The Ugandan mother had given birth to twins—and for her people, this signaled impending sorrow. Someone else in her family would soon die. She must hide the children from sight so the village would not share her misfortune. Then, baptized Christian though she was, she must visit the witch doctor to propitiate the spirits.

But then an evangelist arrived at her hut. He picked up the twins and presented them openly to the village. The people stood frozen. Surely the spirits would punish such outrageous behavior with death. But nothing happened. The children—and the rest of the village—lived.

The evangelist knew exactly what he was up against. Born in 1864, Waswa Munubi had survived the death in infancy of his own twin brother. He wrote, "If a twin dies, the parents do not weep. They announce the death by saying the child has gone back, and everyone knows what that means."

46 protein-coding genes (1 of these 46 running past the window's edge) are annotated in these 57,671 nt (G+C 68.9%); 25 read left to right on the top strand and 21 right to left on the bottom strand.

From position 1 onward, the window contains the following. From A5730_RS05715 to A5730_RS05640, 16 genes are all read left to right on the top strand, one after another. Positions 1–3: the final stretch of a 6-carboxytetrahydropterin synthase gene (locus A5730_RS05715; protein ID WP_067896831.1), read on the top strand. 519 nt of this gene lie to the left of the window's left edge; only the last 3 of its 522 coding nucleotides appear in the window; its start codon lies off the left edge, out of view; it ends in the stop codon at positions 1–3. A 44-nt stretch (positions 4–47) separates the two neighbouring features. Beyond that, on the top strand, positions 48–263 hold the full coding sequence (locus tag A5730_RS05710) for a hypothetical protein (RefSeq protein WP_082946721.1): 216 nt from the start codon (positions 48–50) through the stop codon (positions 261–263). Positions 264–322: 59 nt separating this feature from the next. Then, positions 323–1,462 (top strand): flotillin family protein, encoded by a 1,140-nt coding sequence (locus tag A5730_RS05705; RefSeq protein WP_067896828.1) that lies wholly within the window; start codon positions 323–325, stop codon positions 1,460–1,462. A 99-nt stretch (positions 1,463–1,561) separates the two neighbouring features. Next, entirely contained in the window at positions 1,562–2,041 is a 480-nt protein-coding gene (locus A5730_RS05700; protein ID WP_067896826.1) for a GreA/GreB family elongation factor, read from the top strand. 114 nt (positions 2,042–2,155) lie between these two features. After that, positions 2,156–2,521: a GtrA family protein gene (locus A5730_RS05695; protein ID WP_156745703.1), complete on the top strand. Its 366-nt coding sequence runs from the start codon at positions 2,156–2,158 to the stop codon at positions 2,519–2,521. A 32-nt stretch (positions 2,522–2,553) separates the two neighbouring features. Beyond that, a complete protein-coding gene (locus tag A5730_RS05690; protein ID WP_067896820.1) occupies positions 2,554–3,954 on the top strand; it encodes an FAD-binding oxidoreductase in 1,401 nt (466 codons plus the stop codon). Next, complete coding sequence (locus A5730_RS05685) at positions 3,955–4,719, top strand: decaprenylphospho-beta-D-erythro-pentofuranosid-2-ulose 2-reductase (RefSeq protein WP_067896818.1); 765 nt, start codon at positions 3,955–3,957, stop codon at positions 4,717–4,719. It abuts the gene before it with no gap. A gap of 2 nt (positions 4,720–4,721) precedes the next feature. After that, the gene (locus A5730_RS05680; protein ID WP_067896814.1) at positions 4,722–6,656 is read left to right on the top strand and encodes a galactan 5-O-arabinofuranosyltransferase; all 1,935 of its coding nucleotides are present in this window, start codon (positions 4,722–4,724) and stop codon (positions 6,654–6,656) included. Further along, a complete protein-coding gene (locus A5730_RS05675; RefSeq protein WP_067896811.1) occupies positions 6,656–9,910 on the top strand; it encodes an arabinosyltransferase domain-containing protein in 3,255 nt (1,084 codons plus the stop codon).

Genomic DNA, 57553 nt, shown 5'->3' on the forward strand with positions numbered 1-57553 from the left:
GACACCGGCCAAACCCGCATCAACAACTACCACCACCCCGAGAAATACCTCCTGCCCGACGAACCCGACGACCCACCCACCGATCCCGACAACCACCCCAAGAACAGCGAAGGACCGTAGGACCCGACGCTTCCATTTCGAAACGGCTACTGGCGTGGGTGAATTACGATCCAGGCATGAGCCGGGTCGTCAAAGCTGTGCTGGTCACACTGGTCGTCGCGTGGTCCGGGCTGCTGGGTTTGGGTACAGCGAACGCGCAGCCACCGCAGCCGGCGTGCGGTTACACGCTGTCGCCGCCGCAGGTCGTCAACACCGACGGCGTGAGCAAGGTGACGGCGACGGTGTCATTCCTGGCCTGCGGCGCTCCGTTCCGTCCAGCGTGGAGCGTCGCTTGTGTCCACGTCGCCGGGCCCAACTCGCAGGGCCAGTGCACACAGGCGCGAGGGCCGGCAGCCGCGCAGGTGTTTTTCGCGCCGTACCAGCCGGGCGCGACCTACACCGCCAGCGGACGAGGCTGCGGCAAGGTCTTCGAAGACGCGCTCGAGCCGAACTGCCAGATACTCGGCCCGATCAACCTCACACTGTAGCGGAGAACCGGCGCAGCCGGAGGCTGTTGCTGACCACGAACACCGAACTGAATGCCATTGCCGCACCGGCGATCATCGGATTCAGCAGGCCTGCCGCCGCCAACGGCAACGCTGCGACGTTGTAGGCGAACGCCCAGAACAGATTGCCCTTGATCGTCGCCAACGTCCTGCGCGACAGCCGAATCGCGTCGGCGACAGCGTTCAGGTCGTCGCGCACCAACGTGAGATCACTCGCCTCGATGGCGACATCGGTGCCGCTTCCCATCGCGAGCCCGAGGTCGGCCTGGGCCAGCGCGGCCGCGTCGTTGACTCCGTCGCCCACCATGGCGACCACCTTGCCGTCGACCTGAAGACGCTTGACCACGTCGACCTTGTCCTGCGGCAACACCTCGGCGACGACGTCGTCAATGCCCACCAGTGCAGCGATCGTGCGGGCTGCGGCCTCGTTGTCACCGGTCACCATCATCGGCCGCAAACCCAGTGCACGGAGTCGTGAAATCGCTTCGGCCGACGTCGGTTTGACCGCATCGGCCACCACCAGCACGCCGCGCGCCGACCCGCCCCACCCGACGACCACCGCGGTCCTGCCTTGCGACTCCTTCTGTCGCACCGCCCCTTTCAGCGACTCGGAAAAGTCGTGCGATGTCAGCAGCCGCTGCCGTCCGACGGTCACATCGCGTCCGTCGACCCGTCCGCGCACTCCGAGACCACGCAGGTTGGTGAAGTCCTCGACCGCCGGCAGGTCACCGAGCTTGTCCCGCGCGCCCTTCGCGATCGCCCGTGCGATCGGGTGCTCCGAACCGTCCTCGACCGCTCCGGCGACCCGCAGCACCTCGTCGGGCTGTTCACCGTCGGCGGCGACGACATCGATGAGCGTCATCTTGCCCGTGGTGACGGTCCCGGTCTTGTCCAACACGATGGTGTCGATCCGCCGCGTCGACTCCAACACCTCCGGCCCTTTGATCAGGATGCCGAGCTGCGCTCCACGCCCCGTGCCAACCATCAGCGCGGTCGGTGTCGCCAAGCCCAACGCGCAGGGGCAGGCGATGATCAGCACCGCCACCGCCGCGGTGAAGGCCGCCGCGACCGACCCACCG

Waswa grew up the son of peasants in the country now known as Uganda. His parents apprenticed him to a witch doctor, but when he discovered the man tricking people out of their possessions, he left him to learn about Islam, recently brought to the chief's court by Arab traders.

"Our father first began to learn to read in the days of Mukabya from the Moslems," Waswa wrote. "Kabaka Mutesa commanded all his chiefs and people to read from the Moslems and to keep their fasts."

"Chief Mutesa, I presume?"

But when Waswa turned 13, H. M. Stanley, who had discovered David Livingstone in 1872, paid a visit to Mutesa's court and persuaded the chief to begin "reading" in the Christian religion. The chief was probably more impressed with Stanley's guns than with his Bible, for Mutesa had already parted ways with the Arabs and now needed protection. But the chief's welcome opened ...

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